Jun 23, 2008

Can buildings be Malaysian?(part 2)

Religious symbolism vs tropical heritage

As I see it, there are two ways to forge a multi-ethnic nation.

One way is to eliminate all ethnic traditions and manufacture a whole new Malaysian entity.

The other way is to recognise and utilise the strength of our multi ethnic heritage. Let’s face it, Islam, Buddhism, and Hinduism have centuries-old teachings with humanistic values that would be absent in a purely capitalistic and “pragmatic” culture.

The trick is to find similarities and tolerate differences whilst growing up on new perspectives.

If politicians with selfish agendas stop exploiting religious differences, and people lose their ignorance of each other’s cultural and religious heritage, Malaysia can become a strong nation with deep roots and far sighted vision.

I would like to propose the idea of organic architecture to solve the problem of national architectural identity. The necessary elements are: local materials, natural landscape and climate, plus cultural/religious heritage.

Some firms have already experimented with tropical-friendly architecture but they are stuck in their “machine aesthetic” devoid of cultural references (eg: Mesiniaga).

On the other hand, cultural references can become skewed. If most architects could only get off the bandwagon of architectural revivalism and imitation, they might be able to chart new design ideas.

For instance, Islamic cultural heritage is not exemplified by big domes, arches and expensive ornaments but is rooted in the idea of humility, non-wasteful gestures, people-friendly planning, and a deep respect for nature as the embodiment of God’s existence.

Chinese feng shui also has a lot to offer environmentalists in relation to sustainable architecture, if one looks hard enough.

Our mountains can offer construction materials uniquely suited for our climate. Our commercial and cultural landscapes also offer unique opportunities of meaningful ornamentation.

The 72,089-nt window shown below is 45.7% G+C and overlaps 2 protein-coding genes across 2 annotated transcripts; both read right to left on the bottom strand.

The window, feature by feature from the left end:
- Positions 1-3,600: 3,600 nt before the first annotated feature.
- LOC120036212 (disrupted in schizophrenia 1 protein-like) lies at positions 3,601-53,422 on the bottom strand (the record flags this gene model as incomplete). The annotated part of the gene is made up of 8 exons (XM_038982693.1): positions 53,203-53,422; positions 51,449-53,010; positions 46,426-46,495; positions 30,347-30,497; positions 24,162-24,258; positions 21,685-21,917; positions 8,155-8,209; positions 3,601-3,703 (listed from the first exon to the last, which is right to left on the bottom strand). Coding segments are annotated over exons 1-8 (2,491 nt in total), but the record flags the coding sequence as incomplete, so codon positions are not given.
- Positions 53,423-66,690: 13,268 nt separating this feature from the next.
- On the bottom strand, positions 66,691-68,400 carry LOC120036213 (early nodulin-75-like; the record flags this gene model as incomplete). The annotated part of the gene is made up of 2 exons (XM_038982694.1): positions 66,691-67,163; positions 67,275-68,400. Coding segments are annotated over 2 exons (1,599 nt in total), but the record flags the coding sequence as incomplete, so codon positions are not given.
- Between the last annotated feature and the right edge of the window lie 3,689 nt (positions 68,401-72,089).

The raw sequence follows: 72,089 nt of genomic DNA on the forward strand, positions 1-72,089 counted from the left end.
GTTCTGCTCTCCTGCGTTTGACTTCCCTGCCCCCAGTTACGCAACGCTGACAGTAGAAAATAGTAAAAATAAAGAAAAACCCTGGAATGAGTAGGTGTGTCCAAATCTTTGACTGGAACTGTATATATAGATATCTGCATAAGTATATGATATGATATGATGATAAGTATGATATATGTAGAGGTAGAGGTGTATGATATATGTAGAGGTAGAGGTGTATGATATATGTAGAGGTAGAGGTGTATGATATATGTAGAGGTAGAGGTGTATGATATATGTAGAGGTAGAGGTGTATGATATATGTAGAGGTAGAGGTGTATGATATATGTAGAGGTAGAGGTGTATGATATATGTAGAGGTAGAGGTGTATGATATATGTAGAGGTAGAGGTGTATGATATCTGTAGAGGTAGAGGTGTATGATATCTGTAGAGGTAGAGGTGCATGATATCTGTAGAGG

Thus a deeper understanding of our religious/cultural/natural landscape and climate can point the way towards buildings that capture the essence of our place and the spirit of our time.

A more participatory idea of governance would go a long way towards realizing the idea of a natural identity as opposed to a negatively manufactured identity or a forced identity.

Universiti Teknologi Malaysia lecturer Prof Dr Mohamad Tajuddin passionately believes that architectural design that respects cultural values, religious sensitivities and the ideals of democracy is vital to nation-building and harmony.

passage from:


posted by midori mizu

1 comment:

afterrabbit said...

lol I tend to enjoy Dr Tajuddin's writings all the time.. Observations & opinions without bias and always rational, words of a real architectural intellect & enthusiasts.
It's true, architecture often become merely commercial products in our country, architects resort their biggest visions to the government, the law, the clients..etc.
The Malaysian citizens have to be more educated in understanding art & architecture, Many often regard architecture as "building construction", and architects as "drafters"!
There's no general basic understanding in architecture in the minds here.


free hit counter

Creative Commons License
This work is licensed under a Creative Commons Attribution-Noncommercial 2.5 Malaysia License.